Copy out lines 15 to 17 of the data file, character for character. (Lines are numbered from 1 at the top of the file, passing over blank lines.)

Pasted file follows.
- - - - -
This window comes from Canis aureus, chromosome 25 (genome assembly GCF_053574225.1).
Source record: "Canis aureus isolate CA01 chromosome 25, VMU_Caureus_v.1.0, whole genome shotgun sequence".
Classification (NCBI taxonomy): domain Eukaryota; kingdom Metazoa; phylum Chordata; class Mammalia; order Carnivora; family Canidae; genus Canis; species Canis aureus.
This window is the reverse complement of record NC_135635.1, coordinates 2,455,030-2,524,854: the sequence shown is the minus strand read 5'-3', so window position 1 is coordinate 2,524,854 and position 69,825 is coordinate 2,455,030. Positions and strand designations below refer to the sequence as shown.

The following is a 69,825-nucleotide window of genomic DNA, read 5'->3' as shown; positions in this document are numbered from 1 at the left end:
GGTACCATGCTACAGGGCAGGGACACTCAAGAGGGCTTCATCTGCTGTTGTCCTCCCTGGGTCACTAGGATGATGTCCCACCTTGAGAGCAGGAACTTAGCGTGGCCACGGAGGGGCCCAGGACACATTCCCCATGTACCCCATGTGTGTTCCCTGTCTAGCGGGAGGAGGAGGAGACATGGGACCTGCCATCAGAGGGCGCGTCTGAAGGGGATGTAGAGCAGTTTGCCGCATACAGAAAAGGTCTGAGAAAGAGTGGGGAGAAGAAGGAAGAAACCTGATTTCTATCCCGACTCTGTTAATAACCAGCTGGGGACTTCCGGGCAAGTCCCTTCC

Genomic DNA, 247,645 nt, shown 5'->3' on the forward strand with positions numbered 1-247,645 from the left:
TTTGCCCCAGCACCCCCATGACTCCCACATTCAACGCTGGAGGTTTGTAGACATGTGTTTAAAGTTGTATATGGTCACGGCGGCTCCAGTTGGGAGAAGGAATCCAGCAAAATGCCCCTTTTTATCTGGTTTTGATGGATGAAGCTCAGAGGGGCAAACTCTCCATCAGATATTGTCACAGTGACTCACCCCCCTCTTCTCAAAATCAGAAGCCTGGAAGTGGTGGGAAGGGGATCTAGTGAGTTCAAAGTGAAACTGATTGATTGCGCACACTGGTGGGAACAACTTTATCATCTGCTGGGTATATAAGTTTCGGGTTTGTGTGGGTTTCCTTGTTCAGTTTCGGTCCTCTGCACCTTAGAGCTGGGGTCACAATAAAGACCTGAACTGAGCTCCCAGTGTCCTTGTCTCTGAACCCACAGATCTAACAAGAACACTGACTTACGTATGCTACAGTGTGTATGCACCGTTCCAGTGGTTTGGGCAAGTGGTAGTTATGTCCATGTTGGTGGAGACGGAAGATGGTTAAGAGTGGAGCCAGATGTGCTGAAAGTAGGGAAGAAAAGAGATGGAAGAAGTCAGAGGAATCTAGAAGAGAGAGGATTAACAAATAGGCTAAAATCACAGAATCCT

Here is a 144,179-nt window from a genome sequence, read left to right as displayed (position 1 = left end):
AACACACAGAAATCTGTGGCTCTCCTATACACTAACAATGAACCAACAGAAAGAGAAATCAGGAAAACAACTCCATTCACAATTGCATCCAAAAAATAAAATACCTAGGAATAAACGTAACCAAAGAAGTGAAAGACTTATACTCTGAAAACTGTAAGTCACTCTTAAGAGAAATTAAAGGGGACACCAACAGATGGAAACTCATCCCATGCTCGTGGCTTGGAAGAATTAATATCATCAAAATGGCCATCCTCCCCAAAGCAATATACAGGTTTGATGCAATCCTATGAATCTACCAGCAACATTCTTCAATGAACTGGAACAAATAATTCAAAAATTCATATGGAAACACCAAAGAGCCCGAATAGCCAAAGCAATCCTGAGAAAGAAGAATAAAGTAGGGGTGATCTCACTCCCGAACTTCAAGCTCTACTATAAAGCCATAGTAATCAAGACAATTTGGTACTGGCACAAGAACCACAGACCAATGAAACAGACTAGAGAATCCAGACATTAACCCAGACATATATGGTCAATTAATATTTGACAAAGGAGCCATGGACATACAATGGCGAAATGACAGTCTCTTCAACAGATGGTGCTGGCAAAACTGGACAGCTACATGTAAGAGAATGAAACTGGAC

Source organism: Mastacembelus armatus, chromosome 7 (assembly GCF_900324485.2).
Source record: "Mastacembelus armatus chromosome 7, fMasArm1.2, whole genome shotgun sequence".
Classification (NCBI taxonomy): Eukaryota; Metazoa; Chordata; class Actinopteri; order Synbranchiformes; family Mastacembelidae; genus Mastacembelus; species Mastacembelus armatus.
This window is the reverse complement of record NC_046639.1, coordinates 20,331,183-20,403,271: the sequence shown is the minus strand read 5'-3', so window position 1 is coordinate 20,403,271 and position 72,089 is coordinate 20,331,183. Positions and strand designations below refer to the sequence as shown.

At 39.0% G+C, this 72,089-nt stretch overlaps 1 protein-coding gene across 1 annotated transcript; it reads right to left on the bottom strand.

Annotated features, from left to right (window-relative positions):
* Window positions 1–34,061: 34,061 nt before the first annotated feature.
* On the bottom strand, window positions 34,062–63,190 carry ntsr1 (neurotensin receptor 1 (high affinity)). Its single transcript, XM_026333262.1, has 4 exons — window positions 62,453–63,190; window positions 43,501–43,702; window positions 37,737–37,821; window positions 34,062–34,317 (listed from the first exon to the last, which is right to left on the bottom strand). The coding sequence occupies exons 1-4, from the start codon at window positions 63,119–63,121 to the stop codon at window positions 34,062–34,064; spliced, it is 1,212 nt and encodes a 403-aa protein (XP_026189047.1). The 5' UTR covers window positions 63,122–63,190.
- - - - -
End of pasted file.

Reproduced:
At 39.0% G+C, this 72,089-nt stretch overlaps 1 protein-coding gene across 1 annotated transcript; it reads right to left on the bottom strand.

Annotated features, from left to right (window-relative positions):
* Window positions 1–34,061: 34,061 nt before the first annotated feature.